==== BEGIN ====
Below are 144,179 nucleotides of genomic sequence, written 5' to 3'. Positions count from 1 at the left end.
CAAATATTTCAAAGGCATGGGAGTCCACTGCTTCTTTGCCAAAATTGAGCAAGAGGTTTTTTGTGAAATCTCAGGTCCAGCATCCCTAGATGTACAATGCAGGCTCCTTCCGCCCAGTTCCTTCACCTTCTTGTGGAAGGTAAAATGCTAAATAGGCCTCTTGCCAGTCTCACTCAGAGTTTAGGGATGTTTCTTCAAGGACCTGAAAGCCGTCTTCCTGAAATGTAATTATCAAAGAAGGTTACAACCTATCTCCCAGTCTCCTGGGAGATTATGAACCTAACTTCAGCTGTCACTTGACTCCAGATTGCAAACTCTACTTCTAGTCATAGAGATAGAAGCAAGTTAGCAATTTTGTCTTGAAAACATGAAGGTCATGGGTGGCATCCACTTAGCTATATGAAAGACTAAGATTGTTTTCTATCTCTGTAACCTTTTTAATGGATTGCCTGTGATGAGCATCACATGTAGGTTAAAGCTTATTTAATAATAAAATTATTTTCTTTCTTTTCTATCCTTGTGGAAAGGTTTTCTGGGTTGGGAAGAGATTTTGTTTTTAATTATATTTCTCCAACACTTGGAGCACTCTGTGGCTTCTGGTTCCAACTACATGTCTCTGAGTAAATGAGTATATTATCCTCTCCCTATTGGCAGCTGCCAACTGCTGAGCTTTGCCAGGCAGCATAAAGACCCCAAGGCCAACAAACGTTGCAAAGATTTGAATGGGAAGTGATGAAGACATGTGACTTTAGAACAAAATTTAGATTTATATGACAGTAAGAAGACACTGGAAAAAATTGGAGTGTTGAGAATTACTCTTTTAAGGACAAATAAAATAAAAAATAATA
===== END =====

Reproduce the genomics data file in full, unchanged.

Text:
Below are 144,179 nucleotides of genomic sequence, written 5' to 3'. Positions count from 1 at the left end.
CAAATATTTCAAAGGCATGGGAGTCCACTGCTTCTTTGCCAAAATTGAGCAAGAGGTTTTTTGTGAAATCTCAGGTCCAGCATCCCTAGATGTACAATGCAGGCTCCTTCCGCCCAGTTCCTTCACCTTCTTGTGGAAGGTAAAATGCTAAATAGGCCTCTTGCCAGTCTCACTCAGAGTTTAGGGATGTTTCTTCAAGGACCTGAAAGCCGTCTTCCTGAAATGTAATTATCAAAGAAGGTTACAACCTATCTCCCAGTCTCCTGGGAGATTATGAACCTAACTTCAGCTGTCACTTGACTCCAGATTGCAAACTCTACTTCTAGTCATAGAGATAGAAGCAAGTTAGCAATTTTGTCTTGAAAACATGAAGGTCATGGGTGGCATCCACTTAGCTATATGAAAGACTAAGATTGTTTTCTATCTCTGTAACCTTTTTAATGGATTGCCTGTGATGAGCATCACATGTAGGTTAAAGCTTATTTAATAATAAAATTATTTTCTTTCTTTTCTATCCTTGTGGAAAGGTTTTCTGGGTTGGGAAGAGATTTTGTTTTTAATTATATTTCTCCAACACTTGGAGCACTCTGTGGCTTCTGGTTCCAACTACATGTCTCTGAGTAAATGAGTATATTATCCTCTCCCTATTGGCAGCTGCCAACTGCTGAGCTTTGCCAGGCAGCATAAAGACCCCAAGGCCAACAAACGTTGCAAAGATTTGAATGGGAAGTGATGAAGACATGTGACTTTAGAACAAAATTTAGATTTATATGACAGTAAGAAGACACTGGAAAAAATTGGAGTGTTGAGAATTACTCTTTTAAGGACAAATAAAATAAAAAATAATA